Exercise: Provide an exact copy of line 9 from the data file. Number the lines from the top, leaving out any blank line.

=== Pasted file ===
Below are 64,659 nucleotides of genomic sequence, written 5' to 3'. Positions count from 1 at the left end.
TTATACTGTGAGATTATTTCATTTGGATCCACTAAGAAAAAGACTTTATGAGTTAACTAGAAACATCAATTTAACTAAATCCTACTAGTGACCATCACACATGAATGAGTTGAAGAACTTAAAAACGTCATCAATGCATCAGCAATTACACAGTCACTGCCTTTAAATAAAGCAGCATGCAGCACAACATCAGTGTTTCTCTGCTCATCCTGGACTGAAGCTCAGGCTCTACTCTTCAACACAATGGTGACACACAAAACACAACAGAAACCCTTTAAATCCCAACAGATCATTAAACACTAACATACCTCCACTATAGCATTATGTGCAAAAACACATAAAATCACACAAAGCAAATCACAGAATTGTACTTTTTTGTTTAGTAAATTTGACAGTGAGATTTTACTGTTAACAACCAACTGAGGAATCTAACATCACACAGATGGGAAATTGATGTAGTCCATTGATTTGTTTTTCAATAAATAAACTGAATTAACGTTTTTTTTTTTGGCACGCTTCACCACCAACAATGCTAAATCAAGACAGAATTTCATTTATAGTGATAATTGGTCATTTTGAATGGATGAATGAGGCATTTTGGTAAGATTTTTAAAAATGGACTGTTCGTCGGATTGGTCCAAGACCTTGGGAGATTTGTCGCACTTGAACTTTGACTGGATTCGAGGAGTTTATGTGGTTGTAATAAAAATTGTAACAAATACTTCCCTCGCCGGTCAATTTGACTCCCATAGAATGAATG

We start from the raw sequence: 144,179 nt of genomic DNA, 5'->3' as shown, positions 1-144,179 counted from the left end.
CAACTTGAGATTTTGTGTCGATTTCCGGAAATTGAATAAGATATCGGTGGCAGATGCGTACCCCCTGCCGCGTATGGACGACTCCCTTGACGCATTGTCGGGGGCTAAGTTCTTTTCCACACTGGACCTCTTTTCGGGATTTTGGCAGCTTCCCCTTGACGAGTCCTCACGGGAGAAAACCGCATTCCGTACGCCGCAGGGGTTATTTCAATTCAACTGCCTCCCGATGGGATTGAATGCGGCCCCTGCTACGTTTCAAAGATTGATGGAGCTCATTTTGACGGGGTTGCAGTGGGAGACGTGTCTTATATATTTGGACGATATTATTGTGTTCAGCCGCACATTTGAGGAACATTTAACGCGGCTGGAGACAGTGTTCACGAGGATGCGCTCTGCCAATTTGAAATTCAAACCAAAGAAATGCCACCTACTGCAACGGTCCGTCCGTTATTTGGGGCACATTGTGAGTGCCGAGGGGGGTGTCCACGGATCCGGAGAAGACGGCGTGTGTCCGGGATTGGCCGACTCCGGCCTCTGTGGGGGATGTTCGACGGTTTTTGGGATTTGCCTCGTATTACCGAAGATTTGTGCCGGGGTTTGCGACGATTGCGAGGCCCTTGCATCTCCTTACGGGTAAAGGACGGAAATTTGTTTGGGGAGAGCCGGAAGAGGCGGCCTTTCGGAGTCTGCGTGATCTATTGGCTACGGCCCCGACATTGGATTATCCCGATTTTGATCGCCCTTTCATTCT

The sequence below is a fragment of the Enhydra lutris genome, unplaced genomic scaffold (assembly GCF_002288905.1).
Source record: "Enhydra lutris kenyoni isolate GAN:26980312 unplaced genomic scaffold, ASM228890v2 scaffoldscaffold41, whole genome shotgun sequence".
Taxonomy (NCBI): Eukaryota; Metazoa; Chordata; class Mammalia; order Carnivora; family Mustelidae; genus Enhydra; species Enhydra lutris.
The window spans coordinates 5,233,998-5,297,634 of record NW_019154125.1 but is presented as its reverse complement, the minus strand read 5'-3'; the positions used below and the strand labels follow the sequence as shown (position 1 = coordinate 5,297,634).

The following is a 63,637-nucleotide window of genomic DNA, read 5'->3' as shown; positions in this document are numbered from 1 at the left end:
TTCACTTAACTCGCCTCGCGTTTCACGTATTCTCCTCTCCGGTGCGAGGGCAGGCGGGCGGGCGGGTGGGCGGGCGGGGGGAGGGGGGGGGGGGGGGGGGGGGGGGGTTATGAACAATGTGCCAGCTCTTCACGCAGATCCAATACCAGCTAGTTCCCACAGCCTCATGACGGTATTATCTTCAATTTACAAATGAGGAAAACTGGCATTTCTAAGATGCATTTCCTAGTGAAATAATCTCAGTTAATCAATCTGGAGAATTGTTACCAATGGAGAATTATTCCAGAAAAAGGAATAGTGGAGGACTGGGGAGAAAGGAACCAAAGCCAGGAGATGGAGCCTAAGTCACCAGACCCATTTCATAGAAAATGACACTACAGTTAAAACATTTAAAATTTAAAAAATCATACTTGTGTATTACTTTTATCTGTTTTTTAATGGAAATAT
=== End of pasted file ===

The following is a 63,637-nucleotide window of genomic DNA, read 5'->3' as shown; positions in this document are numbered from 1 at the left end: